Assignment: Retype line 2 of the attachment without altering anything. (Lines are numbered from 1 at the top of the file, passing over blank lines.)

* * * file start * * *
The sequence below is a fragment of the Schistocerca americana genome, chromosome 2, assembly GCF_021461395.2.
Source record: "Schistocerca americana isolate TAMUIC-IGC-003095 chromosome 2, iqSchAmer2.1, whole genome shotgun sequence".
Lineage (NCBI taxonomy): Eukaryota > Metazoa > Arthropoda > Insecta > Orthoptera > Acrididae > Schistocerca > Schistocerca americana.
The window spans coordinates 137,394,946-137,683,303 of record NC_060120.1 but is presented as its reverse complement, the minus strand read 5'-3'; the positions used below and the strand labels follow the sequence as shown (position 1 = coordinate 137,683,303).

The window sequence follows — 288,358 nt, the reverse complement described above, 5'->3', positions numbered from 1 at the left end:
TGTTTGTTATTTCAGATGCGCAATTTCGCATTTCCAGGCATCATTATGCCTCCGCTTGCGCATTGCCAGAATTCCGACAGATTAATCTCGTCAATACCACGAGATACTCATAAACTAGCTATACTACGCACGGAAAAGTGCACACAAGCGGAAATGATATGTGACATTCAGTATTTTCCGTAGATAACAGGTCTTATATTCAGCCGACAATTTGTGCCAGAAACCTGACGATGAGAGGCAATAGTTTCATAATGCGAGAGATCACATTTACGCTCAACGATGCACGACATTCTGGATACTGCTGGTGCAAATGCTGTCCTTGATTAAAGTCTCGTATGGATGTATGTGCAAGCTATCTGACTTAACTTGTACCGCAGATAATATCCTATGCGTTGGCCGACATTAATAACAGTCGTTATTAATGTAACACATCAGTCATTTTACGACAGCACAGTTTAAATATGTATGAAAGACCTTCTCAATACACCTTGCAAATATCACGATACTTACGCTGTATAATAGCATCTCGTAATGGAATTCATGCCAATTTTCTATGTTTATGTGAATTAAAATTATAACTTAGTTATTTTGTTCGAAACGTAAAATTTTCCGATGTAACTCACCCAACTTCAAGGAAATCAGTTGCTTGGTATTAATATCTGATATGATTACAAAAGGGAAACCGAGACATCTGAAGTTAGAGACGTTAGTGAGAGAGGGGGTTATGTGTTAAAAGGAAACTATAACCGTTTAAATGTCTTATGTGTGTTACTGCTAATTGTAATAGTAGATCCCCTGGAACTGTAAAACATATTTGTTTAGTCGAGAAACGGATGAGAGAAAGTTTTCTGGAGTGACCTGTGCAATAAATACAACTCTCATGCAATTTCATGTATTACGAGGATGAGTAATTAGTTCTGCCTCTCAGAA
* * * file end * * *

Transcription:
Source record: "Schistocerca americana isolate TAMUIC-IGC-003095 chromosome 2, iqSchAmer2.1, whole genome shotgun sequence".